• It must have suitable viscosity at remelting temperature.

In spite of directional dendritic solidification, various defects, such as the formation of tree ring patterns and freckles, can occur in remelted ingots. It is important to note that white spots normally do not occur in an ESR ingot. The dendrite skeletons or small broken pieces from the electrode must pass the superheated slag and have enough time to become molten before they reach the solidification front. This prevents white spots.

The ingot surface covered by a thin slag skin needs no conditioning prior to forging. Electrodes for remelting can be used in the as-cast condition.

Electroslag Remelting Furnaces

Significant advances have been made over the years in plant design, coaxial current feeding and particularly in computer control and regulation with the objective of achieving a fully-automated remelting process. This in turn has resulted in improved metallurgical properties of the products. A fully coaxial furnace design is required for remelting of segregation-sensitive alloys in order to prevent melt stirring by stray magnetic fields.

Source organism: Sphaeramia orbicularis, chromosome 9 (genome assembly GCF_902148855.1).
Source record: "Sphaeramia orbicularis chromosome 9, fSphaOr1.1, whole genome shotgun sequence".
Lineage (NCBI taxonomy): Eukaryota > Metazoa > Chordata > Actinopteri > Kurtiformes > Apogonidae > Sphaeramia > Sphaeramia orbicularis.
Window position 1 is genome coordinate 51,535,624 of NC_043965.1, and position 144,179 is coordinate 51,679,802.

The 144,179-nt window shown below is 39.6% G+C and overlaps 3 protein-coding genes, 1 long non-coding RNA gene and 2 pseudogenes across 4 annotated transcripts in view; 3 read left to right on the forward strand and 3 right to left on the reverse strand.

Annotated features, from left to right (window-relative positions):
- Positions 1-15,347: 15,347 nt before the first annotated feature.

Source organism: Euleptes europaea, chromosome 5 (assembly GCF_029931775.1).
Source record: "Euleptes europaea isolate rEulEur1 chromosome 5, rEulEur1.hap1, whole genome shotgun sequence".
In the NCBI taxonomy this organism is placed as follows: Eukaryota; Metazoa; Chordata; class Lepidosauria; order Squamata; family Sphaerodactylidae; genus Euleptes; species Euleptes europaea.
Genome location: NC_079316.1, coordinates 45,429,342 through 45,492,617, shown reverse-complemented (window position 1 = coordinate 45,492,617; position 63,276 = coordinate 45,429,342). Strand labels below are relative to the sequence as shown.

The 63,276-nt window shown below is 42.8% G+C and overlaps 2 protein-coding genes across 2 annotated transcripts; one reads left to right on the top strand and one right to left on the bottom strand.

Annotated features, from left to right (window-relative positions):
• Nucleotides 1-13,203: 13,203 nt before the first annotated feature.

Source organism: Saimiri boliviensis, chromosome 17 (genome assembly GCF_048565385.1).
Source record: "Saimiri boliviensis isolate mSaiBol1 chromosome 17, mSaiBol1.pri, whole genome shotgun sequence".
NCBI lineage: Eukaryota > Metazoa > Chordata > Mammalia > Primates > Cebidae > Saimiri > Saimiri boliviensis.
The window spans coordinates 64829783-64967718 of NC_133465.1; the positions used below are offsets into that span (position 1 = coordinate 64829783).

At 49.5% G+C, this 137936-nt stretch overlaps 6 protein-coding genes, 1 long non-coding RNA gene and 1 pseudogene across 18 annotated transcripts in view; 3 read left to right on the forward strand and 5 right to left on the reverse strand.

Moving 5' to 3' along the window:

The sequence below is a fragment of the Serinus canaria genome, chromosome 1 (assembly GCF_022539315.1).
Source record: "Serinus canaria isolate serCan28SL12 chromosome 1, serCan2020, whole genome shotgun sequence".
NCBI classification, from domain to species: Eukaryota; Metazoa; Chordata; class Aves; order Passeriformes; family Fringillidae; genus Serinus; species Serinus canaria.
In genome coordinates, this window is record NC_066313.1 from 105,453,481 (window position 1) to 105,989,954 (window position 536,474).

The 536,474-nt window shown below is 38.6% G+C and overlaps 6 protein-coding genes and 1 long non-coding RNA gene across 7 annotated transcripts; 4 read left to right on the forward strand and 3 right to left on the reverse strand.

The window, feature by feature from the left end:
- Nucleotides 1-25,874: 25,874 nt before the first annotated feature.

Shielding of the melt space with protective atmosphere has been the latest trend in recent years. Remelting under increased pressure to increase the nitrogen content in the ingot is another variation of ESR. ESR furnaces can be designed for remelting of round, square and rectangular ingots.

Finally, in the German company ALD, computer controlled process automation has been developed: the ALD's automatic melt control system (AMC). ALD's electrode immersion depth control into the slag is based on slag resistance or slag resistance swing. Using the resistance parameter automatically decouples the immersion depth and remelting rate control loops which are otherwise cross-influencing each other.

AMC benefits include ease of operation and accuracy and repeatability of producing ingots with excellent properties, including:

  • Homogeneous, sound and directionally solidified structure;
  • High degree of cleanliness;
  • Free of internal flaws (e.g. hydrogen flakes);
  • Free of macro-segregation;
  • Smooth ingot surface resulting in a high ingot yield.